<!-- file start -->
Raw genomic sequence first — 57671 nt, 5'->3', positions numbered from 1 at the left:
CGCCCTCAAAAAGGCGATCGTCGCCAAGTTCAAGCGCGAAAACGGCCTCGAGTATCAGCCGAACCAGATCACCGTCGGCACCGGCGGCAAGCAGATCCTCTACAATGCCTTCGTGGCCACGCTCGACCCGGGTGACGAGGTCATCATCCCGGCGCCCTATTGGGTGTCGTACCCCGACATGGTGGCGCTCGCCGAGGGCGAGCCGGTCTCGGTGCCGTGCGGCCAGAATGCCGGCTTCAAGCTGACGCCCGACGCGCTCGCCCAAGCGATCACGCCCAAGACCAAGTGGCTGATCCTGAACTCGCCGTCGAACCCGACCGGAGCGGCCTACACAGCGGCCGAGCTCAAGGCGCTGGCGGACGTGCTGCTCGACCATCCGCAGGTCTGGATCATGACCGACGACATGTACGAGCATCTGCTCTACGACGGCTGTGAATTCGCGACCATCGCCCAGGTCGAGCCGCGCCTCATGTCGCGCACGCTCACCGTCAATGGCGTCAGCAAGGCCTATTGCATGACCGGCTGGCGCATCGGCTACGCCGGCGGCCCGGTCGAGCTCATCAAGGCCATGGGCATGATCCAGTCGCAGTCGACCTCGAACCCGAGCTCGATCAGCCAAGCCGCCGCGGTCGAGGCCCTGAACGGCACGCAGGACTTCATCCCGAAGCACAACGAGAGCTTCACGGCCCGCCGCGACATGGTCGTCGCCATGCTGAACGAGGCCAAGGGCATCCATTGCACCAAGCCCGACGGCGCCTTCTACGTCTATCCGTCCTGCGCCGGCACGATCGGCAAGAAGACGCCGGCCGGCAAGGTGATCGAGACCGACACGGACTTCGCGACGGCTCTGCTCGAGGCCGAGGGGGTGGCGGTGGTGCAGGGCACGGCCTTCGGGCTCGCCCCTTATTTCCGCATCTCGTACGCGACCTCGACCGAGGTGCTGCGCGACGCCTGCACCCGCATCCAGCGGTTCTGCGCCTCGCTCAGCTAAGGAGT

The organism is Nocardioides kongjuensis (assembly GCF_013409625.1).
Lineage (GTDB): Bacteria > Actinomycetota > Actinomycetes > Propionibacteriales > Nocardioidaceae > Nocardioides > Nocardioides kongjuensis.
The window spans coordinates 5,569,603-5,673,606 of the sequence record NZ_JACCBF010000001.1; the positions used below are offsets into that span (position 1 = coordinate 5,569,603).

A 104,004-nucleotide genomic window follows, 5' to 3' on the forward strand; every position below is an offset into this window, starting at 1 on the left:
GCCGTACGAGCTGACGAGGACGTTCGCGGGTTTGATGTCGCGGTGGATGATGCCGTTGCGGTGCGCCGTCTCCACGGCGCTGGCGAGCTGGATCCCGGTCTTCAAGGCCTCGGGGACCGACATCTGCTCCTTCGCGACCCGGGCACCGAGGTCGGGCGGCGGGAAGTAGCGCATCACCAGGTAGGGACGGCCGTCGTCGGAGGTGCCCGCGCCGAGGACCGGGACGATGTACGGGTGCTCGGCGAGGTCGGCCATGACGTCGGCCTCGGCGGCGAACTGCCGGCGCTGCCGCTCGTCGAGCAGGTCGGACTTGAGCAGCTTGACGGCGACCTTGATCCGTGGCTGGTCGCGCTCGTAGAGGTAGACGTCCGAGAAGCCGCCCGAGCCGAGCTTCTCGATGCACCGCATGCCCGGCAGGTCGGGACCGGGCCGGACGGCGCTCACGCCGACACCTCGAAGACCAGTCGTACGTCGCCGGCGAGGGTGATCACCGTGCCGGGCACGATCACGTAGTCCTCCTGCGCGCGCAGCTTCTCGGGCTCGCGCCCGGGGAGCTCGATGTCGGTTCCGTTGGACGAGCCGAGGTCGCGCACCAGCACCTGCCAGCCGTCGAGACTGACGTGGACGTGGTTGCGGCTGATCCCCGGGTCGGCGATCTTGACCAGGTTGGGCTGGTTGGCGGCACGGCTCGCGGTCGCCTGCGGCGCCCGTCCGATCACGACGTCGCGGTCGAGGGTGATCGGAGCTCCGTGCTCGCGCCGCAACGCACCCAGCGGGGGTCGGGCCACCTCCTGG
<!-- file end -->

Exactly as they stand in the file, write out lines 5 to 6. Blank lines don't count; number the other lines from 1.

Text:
The window spans coordinates 5,569,603-5,673,606 of the sequence record NZ_JACCBF010000001.1; the positions used below are offsets into that span (position 1 = coordinate 5,569,603).

A 104,004-nucleotide genomic window follows, 5' to 3' on the forward strand; every position below is an offset into this window, starting at 1 on the left: